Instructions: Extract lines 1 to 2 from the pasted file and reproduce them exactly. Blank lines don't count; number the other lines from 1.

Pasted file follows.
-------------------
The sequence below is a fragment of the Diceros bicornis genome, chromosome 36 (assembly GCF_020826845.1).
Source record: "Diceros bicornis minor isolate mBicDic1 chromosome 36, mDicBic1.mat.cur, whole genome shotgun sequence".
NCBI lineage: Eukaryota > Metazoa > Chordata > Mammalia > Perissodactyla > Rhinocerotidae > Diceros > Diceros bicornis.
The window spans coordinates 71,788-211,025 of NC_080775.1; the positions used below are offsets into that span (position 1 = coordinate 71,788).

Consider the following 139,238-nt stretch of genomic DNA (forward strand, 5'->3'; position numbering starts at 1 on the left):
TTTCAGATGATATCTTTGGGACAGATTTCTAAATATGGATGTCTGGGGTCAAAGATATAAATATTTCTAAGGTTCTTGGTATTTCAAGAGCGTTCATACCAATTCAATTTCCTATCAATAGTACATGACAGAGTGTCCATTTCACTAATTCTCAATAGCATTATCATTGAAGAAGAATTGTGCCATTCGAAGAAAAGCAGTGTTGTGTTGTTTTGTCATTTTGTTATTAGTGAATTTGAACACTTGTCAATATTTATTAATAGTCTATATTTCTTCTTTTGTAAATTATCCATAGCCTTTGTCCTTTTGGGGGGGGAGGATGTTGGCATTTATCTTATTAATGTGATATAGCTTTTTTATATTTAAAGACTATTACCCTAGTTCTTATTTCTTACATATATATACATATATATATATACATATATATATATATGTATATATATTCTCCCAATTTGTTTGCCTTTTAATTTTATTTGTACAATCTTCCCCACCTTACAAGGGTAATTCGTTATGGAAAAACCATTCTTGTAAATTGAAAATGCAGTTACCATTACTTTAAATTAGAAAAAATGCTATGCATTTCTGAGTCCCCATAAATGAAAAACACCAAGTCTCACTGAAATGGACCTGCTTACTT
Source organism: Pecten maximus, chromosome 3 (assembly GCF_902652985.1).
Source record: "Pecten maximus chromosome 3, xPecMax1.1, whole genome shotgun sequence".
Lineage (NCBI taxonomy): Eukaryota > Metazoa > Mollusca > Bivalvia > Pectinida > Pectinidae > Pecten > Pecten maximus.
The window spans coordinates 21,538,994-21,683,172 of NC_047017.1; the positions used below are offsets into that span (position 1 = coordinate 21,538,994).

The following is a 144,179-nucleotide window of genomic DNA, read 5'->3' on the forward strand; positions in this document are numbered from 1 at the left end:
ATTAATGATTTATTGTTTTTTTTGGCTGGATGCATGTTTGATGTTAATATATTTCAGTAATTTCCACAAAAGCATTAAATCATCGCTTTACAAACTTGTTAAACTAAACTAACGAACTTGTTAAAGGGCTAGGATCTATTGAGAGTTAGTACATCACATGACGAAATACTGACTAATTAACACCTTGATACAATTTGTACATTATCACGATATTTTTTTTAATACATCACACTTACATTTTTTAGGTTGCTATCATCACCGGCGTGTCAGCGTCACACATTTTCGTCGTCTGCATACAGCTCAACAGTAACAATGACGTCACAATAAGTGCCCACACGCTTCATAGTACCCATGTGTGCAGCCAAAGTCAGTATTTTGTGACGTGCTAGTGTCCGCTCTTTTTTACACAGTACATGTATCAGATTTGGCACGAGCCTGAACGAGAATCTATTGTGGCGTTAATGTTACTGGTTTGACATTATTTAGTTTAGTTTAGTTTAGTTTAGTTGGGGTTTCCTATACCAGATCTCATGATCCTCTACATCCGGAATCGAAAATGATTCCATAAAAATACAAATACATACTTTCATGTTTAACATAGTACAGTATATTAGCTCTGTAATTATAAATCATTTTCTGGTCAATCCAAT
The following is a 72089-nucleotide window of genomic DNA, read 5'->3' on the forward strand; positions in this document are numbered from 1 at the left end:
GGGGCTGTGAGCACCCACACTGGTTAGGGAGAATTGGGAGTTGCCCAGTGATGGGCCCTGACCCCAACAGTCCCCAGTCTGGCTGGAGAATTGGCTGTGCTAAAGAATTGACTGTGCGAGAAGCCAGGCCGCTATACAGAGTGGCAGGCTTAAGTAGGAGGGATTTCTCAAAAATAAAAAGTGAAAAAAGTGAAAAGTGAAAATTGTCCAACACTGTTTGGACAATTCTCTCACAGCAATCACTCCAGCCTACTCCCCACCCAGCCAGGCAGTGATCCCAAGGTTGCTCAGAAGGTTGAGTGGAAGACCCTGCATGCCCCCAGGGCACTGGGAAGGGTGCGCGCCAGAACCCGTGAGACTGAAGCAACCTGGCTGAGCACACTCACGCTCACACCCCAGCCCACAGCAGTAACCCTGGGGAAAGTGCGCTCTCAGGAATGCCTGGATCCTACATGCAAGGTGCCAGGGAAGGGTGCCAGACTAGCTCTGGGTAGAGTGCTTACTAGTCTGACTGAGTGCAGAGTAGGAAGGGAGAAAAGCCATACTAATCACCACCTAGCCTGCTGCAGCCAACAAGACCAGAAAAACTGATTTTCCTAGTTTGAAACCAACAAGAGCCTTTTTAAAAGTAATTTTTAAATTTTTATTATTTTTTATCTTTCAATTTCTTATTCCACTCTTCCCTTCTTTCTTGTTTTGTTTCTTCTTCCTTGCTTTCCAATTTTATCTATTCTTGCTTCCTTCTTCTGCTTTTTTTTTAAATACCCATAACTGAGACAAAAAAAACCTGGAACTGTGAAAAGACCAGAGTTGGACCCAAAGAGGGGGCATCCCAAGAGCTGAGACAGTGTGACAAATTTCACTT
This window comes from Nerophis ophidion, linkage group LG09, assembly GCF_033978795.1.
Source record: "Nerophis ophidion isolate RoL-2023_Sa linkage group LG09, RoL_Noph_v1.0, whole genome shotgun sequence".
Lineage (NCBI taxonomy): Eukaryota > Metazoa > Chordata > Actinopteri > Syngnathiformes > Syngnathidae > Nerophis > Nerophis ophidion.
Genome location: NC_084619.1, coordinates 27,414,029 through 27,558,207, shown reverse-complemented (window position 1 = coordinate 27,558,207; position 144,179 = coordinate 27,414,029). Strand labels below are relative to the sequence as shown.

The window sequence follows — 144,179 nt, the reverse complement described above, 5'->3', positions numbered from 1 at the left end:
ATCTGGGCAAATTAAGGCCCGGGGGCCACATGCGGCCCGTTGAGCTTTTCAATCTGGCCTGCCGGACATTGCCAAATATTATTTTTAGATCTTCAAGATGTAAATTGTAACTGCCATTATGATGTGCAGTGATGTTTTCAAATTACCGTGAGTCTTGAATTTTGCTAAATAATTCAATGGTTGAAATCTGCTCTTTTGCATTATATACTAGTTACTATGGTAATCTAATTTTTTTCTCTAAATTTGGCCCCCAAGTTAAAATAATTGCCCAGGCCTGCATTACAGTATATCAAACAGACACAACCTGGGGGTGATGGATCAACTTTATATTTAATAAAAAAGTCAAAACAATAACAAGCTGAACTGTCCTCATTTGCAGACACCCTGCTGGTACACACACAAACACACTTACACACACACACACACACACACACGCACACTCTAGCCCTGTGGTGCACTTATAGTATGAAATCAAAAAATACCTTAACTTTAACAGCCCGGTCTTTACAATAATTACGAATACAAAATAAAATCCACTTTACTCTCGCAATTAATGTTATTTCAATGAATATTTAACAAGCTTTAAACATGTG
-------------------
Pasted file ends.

The sequence below is a fragment of the Diceros bicornis genome, chromosome 36 (assembly GCF_020826845.1).
Source record: "Diceros bicornis minor isolate mBicDic1 chromosome 36, mDicBic1.mat.cur, whole genome shotgun sequence".